However, the General Permit provides NPDES authorization for discharges of pollutants that may occur as a result of hydroelectric project operations. As proposed, the hydroelectric General Permit would protect “surface waters from discharges of oil, grease and alterations to pH from facility and equipment outfalls and minimize the impacts of the cooling water intake structures to fish and aquatic organisms.” The draft General Permit proposes to authorize and establishes effluent limitations for pH, oil and grease and monitoring requirements for five types of discharges from hydroelectric facilities: cooling water, equipment and floor drain water, facility maintenance-related water, maintenance-related water during flood/high water events and backwash strainer water, and any combinations of these discharges.
Certain hydroelectric facilities are not eligible for coverage under the draft General Permit and must obtain an individual NPDES permit. These include: facilities that employ chemicals with toxic properties; facilities that discharge to tribal waters; facilities that discharge to an “Outstanding Natural Resource Water” as defined under Idaho’s water quality standards; facilities that are new or have expanded their discharge since July 1, 2011; and facilities with waste load allocation from a total maximum daily load for pH, oil and grease and/or temperature. In addition, hydroelectric facilities that have cooling water intake structures with a design intake flow of greater than two million gallons per day or use more than 25% of the water it withdraws for cooling water purposes on an average daily basis do not qualify for the General Permit and must seek an individual permit.
Concurrent with the draft general permit, the Idaho Department of Environmental Quality issued a Draft Section 401 Water Quality Certification certifying that “if the permittee complies with the terms and conditions . . . along with the conditions set forth in this water quality certification, then there is reasonable assurance the discharge will comply with the applicable requirements of . . .” the Clean Water Act and Idaho’s water quality standards.
Comments on the draft NPDES General Permit are currently due by July 11, 2018. Once finalized, the General Permit will be effective for a term of five years.
FERC Eliminates FERC Form 80 Requirement
On May 17, 2018, FERC issued a notice of proposed rulemaking, proposing to remove the requirement for licensees to file a Licensed Hydropower Development Recreation Report, FERC Form No. 80 (Form 80). Form 80, which under current rules is required to be filed every six years, solicits information on the use and development of recreation facilities at FERC-licensed hydropower projects. To complete the form, licensees are required to collect data on recreation use, facilities, and capacity for a 12-month period prior to filing.
FERC has proposed to eliminate Form 80 requirements, because today, many licensed projects with significant recreation opportunities have project-specific license conditions that require licensees to prepare and implement a recreation plan, conduct recreation monitoring, and/or file periodic updates to an approved recreation plan. FERC proposes the elimination of the Form 80 requirement due to its duplicative nature and concerns surrounding the reliability and sufficiency of the form to accurately document recreation use and facility capacity. FERC expects that licensees will continue to monitor project recreation resources in a manner appropriate for the type, size, and quantity of public recreation opportunities provided by the project.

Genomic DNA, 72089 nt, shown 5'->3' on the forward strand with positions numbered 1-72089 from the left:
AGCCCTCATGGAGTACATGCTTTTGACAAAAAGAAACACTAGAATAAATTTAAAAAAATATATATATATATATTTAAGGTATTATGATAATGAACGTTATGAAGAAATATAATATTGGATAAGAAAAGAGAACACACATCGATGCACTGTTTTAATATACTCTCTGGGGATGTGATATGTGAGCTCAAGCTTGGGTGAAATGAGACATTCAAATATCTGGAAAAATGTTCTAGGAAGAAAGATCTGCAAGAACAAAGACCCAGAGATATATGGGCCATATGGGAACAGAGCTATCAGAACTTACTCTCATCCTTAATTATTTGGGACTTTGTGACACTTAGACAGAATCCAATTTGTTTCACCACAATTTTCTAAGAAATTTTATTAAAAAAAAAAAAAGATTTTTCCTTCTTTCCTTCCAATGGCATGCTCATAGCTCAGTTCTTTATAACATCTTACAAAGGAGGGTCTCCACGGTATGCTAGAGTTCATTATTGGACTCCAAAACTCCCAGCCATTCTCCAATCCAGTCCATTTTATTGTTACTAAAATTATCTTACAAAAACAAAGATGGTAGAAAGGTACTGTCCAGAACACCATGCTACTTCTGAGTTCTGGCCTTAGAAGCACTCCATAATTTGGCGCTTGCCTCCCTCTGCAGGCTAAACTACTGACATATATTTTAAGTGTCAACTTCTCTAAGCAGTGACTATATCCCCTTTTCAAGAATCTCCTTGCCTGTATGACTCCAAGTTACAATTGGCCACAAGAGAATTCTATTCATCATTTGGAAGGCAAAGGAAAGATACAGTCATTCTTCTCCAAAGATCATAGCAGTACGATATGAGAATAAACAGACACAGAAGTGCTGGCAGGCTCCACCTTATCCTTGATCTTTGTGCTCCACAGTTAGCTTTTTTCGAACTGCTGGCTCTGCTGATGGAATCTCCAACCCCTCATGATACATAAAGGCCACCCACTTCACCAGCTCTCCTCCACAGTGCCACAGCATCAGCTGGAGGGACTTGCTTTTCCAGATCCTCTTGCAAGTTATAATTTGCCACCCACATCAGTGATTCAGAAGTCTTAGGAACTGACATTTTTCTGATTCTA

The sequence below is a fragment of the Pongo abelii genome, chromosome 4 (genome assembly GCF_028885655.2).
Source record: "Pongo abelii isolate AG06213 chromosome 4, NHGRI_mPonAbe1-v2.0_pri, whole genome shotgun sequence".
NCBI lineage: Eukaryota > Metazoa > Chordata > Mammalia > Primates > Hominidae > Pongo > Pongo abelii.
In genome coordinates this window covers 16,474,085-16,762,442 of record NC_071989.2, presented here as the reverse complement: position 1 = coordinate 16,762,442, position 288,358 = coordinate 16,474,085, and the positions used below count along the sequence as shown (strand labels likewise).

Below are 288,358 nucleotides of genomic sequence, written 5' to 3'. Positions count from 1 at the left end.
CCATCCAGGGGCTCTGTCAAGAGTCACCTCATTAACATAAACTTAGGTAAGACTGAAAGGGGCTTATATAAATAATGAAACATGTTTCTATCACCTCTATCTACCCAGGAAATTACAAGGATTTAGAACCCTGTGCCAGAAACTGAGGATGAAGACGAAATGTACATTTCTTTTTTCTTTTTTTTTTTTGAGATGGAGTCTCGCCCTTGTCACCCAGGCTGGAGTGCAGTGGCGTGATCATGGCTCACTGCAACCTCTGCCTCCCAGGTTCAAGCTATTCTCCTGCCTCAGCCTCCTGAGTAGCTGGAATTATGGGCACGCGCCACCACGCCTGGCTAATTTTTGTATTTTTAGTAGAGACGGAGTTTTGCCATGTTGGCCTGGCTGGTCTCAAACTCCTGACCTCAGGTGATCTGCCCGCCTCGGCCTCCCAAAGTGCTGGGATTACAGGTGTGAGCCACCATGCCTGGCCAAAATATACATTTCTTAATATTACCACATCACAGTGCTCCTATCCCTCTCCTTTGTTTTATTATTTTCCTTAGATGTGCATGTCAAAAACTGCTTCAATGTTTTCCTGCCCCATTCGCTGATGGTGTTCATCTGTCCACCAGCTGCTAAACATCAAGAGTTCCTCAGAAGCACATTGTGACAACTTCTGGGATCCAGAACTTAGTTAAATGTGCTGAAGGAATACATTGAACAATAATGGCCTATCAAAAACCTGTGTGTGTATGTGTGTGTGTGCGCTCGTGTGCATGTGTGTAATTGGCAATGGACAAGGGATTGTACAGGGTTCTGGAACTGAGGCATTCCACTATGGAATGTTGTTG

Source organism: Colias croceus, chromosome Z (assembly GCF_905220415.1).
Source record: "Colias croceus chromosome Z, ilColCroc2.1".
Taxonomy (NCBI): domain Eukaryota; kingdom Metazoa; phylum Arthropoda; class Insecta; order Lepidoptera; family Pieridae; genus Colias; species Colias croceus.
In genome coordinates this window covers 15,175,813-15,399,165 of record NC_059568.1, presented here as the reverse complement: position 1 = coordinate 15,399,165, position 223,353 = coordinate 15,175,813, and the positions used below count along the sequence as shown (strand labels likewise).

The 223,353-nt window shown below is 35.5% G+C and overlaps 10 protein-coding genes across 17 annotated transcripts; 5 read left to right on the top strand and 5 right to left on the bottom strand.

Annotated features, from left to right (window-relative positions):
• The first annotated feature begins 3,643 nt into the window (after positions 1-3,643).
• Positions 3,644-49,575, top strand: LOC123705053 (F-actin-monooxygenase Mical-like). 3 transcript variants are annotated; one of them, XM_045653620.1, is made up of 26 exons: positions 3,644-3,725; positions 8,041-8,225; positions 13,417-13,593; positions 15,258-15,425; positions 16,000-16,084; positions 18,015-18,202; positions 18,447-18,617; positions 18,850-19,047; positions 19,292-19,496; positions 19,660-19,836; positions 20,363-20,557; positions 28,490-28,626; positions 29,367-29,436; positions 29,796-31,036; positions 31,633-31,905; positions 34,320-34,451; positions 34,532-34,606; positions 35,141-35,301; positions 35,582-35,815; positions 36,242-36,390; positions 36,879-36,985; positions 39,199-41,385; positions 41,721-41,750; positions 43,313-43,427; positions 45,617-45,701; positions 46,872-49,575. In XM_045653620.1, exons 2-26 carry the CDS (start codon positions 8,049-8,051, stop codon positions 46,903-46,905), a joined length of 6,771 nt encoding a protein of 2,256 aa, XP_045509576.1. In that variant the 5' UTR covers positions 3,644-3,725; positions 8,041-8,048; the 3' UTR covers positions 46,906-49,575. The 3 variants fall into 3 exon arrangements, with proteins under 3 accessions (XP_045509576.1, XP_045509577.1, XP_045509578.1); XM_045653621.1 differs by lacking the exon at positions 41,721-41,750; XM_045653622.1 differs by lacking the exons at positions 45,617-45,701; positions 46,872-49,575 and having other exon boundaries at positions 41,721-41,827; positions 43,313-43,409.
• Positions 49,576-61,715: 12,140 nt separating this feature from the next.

With regard to section 8.1, FERC is proposing to require signs to identify the project name and number, a statement that the project is licensed by FERC, the licensee name and contact information, and permissible times and activities. These revisions seek to reduce the information that must be included on recreation signage and provide licensees with greater flexibility to design signs that effectively communicate the appropriate information needed by the public. With regard to section 8.2(b), FERC is proposing to require licensees with existing project websites to post copies of approved recreation plans, FERC-approved recreation-related reports, and the entire license instrument on their website to provide greater public access to license requirements. The proposal would not require licensees to develop a project website, if none currently exists.
FERC will accept public comments on the proposed rulemaking through July 23, 2018.
DOE Issues 2017 Hydropower Market Report
On April 30, 2018, the DOE’s Office of Energy Efficiency and Renewable Energy issued its 2017 Hydropower Market Report (Report) providing information on hydropower industry trends in the United States. DOE issued its first market report in 2015. The Report is divided into six sections, which summarize capacity changes and trends in the U.S. fleet since 2006; place the U.S. hydropower fleet in the global context; present trends in operation and maintenance costs; discuss supply chain trends; and discuss market developments shaping the context in which hydropower development and operation decisions are made. The Report highlights the flexibility and reliability services that conventional and pumped storage hydropower provide to the grid.